Do You Like a Challenge?
Many of us are up for new challenges. We like to challenge ourselves and each other by testing our physical and mental abilities. Let’s run a marathon. Or climb a mountain! Let’s do the crossword in the newspaper! Let’s find a new job.
So many challenging options. Of course, we love having options. But out of all the challenging options we could pursue – Jesus is surely near the top.
It isn’t only his teachings, which we’ll look at below. It’s the social status of becoming a Christian – of accepting and trusting in the God of miracles – the God who says we’re all rebels who need Him for eternal life. The God who says there is life after death! Such claims come with the challenging social awkwardness that makes you a minority that is often mocked or dismissed, or at the very least politely tolerated.
But if you’re up for a challenge – why not consider Jesus and his teachings? It might stretch you and it might make you feel uncomfortable. But don’t dismiss him until you’ve really investigated his identity, teaching, death and what Christians call his ‘Return’.
Jesus’ identity challenges us in at least two ways. He and his earliest followers, and many billions of Christians afterwards, have stated he is both ‘Lord and Saviour’.
Perhaps we like the idea of a saviour – although that has challenging implications in itself – but most of us really don’t like the idea of Jesus as Lord. Why is that?
Because we don’t like the idea that we are accountable to anyone – let alone someone we don’t know.
We live in an age where the line from the 19th century poem Invictus has become the rule of thumb: ‘I am the master of my fate, I am the captain of my soul’. You only have to switch on the TV and watch the numerous adverts that have lines like ‘my rules’ or ‘my life’, to see this is true.
But Jesus challenges us on this by saying, you’re not the ultimate master of your life, Jesus is.
Jesus is Lord.
It’s a title Jesus uses for himself as well as his earliest disciples. How does that statement make you feel?
The inner rebel doesn’t like the idea because that means we are accountable to someone higher than us. Ultimately, the title is a reference to Jesus as God himself, come in the flesh.
It doesn’t get more challenging than having to make a decision about the Lord of the Universe!
But Jesus’ identity as Saviour is also a challenge to you and me – because it implies we need saving from something. Our pride often rankles at this but, as we’ll see, this gets to the very heart of Jesus’ mission. His whole life and death is one big challenge to our perception of who we are and how good we think we are.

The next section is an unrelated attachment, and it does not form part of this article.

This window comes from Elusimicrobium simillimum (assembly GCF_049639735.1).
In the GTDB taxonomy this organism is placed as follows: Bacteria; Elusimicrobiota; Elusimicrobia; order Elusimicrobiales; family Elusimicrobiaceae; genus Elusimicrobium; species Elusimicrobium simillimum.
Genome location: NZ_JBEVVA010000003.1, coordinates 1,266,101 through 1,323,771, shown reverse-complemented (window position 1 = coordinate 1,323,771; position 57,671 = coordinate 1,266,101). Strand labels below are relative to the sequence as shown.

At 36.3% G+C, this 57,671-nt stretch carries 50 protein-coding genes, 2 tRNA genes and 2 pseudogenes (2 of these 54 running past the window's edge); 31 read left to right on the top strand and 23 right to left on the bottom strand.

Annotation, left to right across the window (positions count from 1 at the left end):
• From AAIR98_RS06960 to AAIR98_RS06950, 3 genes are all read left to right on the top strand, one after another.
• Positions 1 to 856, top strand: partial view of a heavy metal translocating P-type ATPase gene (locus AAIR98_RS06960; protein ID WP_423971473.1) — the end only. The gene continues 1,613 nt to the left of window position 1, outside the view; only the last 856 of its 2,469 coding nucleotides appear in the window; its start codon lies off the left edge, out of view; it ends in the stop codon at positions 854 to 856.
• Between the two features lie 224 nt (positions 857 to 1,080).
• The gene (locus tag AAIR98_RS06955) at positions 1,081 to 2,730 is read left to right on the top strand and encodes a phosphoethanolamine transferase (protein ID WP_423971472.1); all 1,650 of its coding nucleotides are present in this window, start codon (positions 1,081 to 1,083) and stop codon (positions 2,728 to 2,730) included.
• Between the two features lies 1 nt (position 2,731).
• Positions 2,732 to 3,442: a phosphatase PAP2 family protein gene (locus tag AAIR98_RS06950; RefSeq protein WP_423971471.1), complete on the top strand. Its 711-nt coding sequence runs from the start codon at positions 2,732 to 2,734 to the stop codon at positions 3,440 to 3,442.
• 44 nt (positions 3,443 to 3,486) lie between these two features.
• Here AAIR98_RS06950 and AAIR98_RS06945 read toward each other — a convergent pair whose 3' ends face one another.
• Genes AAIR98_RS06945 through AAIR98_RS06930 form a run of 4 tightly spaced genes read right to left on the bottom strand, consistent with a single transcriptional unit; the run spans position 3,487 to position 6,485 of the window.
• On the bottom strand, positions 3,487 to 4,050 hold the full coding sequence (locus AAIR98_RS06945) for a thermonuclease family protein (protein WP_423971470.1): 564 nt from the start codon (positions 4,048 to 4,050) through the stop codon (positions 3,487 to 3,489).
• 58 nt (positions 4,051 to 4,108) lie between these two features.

This becomes apparent when we see some of Jesus’ teachings. We noticed in an earlier article, that his teaching on love is attractive. But that doesn’t provide the full picture. He makes it very clear we are broken, sinful – even evil – people who have turned away from God and follow our own rules.
Way before the #MeToo movement Jesus was warning of not objectifying women with our eyes. He says that we can commit adultery with our eyes when we look lustfully at someone. He says it would be better to pluck out our eye than go to hell.
This isn’t meant to be taken literally. We shouldn’t go around mutilating ourselves – but he’s making a graphic point. Our actions have consequences and are not good. In fact, he says only God himself is truly good.
His teaching is challenging and too often ignored because we don’t like the implications. But are we willing to be challenged in this area? How good are we really? Are we willing to admit we might not be as good as we would even like, let alone what Jesus requires?
This is why Jesus died. He died because we’re rebels who need saving and we deserve God’s punishment and can’t save ourselves. The good news of Christianity is that Jesus took our place as our substitute. He died on the cross for us.
That last line is why Jesus’ death is challenging, because it requires us to admit we need saving from ourselves. That we’re not as good as we think and need Jesus to save us.
It is ironic in a world where superheroes saving the world is such a popular story, that we so easily reject the reality behind the fiction. We all need saving. And we all need a Saviour. Jesus’ death made that possible for you and me.
The real challenge of Christianity is that it offers eternal life to those who turn to Jesus as their Lord and Saviour – but to those who don’t, Jesus will return as their judge.
We like the idea of justice, don’t we, until we’re accused of doing wrong. But Jesus’ return will mean it is too late to decide. You will have already made your choice.
This is the biggest challenge of all – will you go on living your life without God, or will you turn to Jesus? If you choose no, you will experience eternity without God and his goodness forever. Every good thing about this world will be stripped away and you’ll serve your life sentence as a rebel against the king.
Jesus’ return is challenging because it guarantees eternal consequences: heaven or hell. Life or death. Freedom or prison. Jesus or self.
The Challenge of Jesus
Jesus is the most challenging and most divisive figure in history because he doesn’t allow you to sit on the fence. He doesn’t allow the comfort of apathy or indecision. He challenges our very heart, our very perception of self, and requires us to consider him seriously, so that we answer the question:
Are you for him, or are you against him?
If you’ve been challenged by this article – please get in touch. We’d love to chat some more with you and are happy to answer any questions fired our way.
 See a selection of examples: Matthew 12:8; John 20:28; Acts 2:36.
 See for example Mark 2:17; Luke 11:13.
 Matthew 5:27-28.
 Mark 9:47.
 Mark 10:18.